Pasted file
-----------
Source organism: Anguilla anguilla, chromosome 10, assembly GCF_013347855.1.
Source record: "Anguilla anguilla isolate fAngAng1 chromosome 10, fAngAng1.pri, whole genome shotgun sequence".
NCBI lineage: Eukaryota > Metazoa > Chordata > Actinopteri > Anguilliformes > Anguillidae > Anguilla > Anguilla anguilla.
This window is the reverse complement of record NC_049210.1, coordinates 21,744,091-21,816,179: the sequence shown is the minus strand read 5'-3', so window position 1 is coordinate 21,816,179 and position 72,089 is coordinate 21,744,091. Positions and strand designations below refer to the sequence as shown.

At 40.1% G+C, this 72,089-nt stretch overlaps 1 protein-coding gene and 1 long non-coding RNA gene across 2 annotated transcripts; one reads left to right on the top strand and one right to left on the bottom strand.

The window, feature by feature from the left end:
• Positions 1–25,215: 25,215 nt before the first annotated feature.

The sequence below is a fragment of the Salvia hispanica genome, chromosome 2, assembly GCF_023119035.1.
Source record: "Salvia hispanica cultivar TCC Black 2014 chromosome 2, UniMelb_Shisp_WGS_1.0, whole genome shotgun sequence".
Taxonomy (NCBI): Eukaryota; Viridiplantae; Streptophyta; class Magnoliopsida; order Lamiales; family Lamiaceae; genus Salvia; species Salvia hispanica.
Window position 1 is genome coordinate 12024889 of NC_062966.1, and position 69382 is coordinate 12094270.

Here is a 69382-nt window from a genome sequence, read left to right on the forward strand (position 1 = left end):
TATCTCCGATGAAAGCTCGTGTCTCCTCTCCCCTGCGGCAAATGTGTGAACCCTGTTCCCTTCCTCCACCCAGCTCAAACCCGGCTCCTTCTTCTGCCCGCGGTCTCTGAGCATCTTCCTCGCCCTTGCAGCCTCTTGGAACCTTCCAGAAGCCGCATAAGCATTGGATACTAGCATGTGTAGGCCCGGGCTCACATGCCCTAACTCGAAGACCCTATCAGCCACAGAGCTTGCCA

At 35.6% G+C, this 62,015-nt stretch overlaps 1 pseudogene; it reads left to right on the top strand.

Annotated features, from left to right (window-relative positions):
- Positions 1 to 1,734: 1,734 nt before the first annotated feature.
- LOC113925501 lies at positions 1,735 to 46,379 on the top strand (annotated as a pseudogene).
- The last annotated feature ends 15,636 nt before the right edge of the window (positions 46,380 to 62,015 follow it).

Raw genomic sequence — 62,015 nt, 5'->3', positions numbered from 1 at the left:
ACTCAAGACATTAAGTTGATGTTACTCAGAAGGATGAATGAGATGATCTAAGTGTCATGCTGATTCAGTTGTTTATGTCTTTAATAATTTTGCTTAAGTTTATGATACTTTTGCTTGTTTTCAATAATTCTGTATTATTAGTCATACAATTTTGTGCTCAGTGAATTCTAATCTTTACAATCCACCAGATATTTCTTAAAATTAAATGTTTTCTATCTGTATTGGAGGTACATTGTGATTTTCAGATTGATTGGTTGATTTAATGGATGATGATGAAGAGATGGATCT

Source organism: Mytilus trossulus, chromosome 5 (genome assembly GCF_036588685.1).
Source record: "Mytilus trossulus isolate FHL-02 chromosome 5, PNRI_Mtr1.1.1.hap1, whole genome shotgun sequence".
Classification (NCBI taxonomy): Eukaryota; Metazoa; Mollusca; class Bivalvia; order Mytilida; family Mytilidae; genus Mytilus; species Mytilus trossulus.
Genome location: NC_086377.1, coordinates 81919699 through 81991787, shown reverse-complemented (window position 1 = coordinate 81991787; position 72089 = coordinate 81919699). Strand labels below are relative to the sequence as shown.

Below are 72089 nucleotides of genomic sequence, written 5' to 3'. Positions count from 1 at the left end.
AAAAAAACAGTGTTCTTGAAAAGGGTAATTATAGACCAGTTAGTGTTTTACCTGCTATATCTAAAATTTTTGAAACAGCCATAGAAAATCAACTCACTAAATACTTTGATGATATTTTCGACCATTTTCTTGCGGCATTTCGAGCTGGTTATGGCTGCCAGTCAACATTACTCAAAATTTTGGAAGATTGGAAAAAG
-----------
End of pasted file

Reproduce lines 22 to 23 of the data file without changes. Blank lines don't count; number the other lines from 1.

Source record: "Mytilus trossulus isolate FHL-02 chromosome 5, PNRI_Mtr1.1.1.hap1, whole genome shotgun sequence".
Classification (NCBI taxonomy): Eukaryota; Metazoa; Mollusca; class Bivalvia; order Mytilida; family Mytilidae; genus Mytilus; species Mytilus trossulus.